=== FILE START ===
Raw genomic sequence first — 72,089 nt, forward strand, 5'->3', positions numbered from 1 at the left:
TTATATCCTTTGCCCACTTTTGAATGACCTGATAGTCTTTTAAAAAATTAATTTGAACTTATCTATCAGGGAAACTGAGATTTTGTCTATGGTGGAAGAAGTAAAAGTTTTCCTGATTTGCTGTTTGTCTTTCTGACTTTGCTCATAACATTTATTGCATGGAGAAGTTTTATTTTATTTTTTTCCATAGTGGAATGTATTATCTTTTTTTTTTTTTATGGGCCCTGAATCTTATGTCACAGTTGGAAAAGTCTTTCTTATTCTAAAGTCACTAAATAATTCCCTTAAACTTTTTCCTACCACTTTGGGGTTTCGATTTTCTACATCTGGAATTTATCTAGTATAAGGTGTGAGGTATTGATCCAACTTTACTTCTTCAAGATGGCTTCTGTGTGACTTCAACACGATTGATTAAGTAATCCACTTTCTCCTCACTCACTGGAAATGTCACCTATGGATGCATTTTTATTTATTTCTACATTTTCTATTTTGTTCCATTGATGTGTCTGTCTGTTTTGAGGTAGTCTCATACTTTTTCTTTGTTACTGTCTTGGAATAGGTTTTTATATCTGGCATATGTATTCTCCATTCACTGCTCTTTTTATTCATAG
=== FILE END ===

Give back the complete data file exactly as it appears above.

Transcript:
Raw genomic sequence first — 72,089 nt, forward strand, 5'->3', positions numbered from 1 at the left:
TTATATCCTTTGCCCACTTTTGAATGACCTGATAGTCTTTTAAAAAATTAATTTGAACTTATCTATCAGGGAAACTGAGATTTTGTCTATGGTGGAAGAAGTAAAAGTTTTCCTGATTTGCTGTTTGTCTTTCTGACTTTGCTCATAACATTTATTGCATGGAGAAGTTTTATTTTATTTTTTTCCATAGTGGAATGTATTATCTTTTTTTTTTTTTATGGGCCCTGAATCTTATGTCACAGTTGGAAAAGTCTTTCTTATTCTAAAGTCACTAAATAATTCCCTTAAACTTTTTCCTACCACTTTGGGGTTTCGATTTTCTACATCTGGAATTTATCTAGTATAAGGTGTGAGGTATTGATCCAACTTTACTTCTTCAAGATGGCTTCTGTGTGACTTCAACACGATTGATTAAGTAATCCACTTTCTCCTCACTCACTGGAAATGTCACCTATGGATGCATTTTTATTTATTTCTACATTTTCTATTTTGTTCCATTGATGTGTCTGTCTGTTTTGAGGTAGTCTCATACTTTTTCTTTGTTACTGTCTTGGAATAGGTTTTTATATCTGGCATATGTATTCTCCATTCACTGCTCTTTTTATTCATAG